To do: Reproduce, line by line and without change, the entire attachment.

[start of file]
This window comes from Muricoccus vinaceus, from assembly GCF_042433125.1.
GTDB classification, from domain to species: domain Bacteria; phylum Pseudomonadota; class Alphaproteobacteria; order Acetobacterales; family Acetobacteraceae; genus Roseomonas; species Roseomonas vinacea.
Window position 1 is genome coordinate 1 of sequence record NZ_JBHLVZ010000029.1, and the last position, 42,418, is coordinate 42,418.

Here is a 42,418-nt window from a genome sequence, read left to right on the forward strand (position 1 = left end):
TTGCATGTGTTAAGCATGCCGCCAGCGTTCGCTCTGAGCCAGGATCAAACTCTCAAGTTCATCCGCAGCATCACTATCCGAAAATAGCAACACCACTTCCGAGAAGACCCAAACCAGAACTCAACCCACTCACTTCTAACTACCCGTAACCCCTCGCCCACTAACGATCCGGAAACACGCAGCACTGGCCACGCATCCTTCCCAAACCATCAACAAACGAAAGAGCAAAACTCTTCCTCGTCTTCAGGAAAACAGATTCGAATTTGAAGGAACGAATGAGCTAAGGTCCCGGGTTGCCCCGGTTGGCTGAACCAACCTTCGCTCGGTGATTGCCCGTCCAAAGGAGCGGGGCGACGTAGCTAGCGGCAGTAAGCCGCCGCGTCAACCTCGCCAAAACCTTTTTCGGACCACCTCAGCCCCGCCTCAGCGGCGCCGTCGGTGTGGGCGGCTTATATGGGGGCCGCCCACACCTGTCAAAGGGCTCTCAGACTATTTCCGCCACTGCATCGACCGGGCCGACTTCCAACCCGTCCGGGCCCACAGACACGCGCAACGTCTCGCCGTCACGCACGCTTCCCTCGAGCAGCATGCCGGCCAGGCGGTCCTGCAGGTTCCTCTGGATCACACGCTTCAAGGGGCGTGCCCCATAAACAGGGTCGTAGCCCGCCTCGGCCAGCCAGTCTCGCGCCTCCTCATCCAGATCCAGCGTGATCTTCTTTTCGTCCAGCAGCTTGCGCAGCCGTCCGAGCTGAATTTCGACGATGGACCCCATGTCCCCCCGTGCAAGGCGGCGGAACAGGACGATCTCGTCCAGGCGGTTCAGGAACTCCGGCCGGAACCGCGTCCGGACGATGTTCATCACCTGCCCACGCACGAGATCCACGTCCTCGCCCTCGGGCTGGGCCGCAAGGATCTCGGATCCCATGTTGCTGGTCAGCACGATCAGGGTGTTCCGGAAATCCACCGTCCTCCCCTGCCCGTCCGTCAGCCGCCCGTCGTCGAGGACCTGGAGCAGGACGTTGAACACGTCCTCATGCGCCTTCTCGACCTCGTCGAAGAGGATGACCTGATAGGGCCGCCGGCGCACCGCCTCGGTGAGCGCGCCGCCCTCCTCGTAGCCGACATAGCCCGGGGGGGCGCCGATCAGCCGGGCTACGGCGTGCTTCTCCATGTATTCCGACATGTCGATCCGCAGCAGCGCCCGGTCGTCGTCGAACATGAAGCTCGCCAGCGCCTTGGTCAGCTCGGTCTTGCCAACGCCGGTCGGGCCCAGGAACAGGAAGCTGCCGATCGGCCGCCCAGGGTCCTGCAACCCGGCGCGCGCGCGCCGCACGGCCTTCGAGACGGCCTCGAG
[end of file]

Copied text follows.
This window comes from Muricoccus vinaceus, from assembly GCF_042433125.1.
GTDB classification, from domain to species: domain Bacteria; phylum Pseudomonadota; class Alphaproteobacteria; order Acetobacterales; family Acetobacteraceae; genus Roseomonas; species Roseomonas vinacea.
Window position 1 is genome coordinate 1 of sequence record NZ_JBHLVZ010000029.1, and the last position, 42,418, is coordinate 42,418.

Here is a 42,418-nt window from a genome sequence, read left to right on the forward strand (position 1 = left end):
TTGCATGTGTTAAGCATGCCGCCAGCGTTCGCTCTGAGCCAGGATCAAACTCTCAAGTTCATCCGCAGCATCACTATCCGAAAATAGCAACACCACTTCCGAGAAGACCCAAACCAGAACTCAACCCACTCACTTCTAACTACCCGTAACCCCTCGCCCACTAACGATCCGGAAACACGCAGCACTGGCCACGCATCCTTCCCAAACCATCAACAAACGAAAGAGCAAAACTCTTCCTCGTCTTCAGGAAAACAGATTCGAATTTGAAGGAACGAATGAGCTAAGGTCCCGGGTTGCCCCGGTTGGCTGAACCAACCTTCGCTCGGTGATTGCCCGTCCAAAGGAGCGGGGCGACGTAGCTAGCGGCAGTAAGCCGCCGCGTCAACCTCGCCAAAACCTTTTTCGGACCACCTCAGCCCCGCCTCAGCGGCGCCGTCGGTGTGGGCGGCTTATATGGGGGCCGCCCACACCTGTCAAAGGGCTCTCAGACTATTTCCGCCACTGCATCGACCGGGCCGACTTCCAACCCGTCCGGGCCCACAGACACGCGCAACGTCTCGCCGTCACGCACGCTTCCCTCGAGCAGCATGCCGGCCAGGCGGTCCTGCAGGTTCCTCTGGATCACACGCTTCAAGGGGCGTGCCCCATAAACAGGGTCGTAGCCCGCCTCGGCCAGCCAGTCTCGCGCCTCCTCATCCAGATCCAGCGTGATCTTCTTTTCGTCCAGCAGCTTGCGCAGCCGTCCGAGCTGAATTTCGACGATGGACCCCATGTCCCCCCGTGCAAGGCGGCGGAACAGGACGATCTCGTCCAGGCGGTTCAGGAACTCCGGCCGGAACCGCGTCCGGACGATGTTCATCACCTGCCCACGCACGAGATCCACGTCCTCGCCCTCGGGCTGGGCCGCAAGGATCTCGGATCCCATGTTGCTGGTCAGCACGATCAGGGTGTTCCGGAAATCCACCGTCCTCCCCTGCCCGTCCGTCAGCCGCCCGTCGTCGAGGACCTGGAGCAGGACGTTGAACACGTCCTCATGCGCCTTCTCGACCTCGTCGAAGAGGATGACCTGATAGGGCCGCCGGCGCACCGCCTCGGTGAGCGCGCCGCCCTCCTCGTAGCCGACATAGCCCGGGGGGGCGCCGATCAGCCGGGCTACGGCGTGCTTCTCCATGTATTCCGACATGTCGATCCGCAGCAGCGCCCGGTCGTCGTCGAACATGAAGCTCGCCAGCGCCTTGGTCAGCTCGGTCTTGCCAACGCCGGTCGGGCCCAGGAACAGGAAGCTGCCGATCGGCCGCCCAGGGTCCTGCAACCCGGCGCGCGCGCGCCGCACGGCCTTCGAGACGGCCTCGAG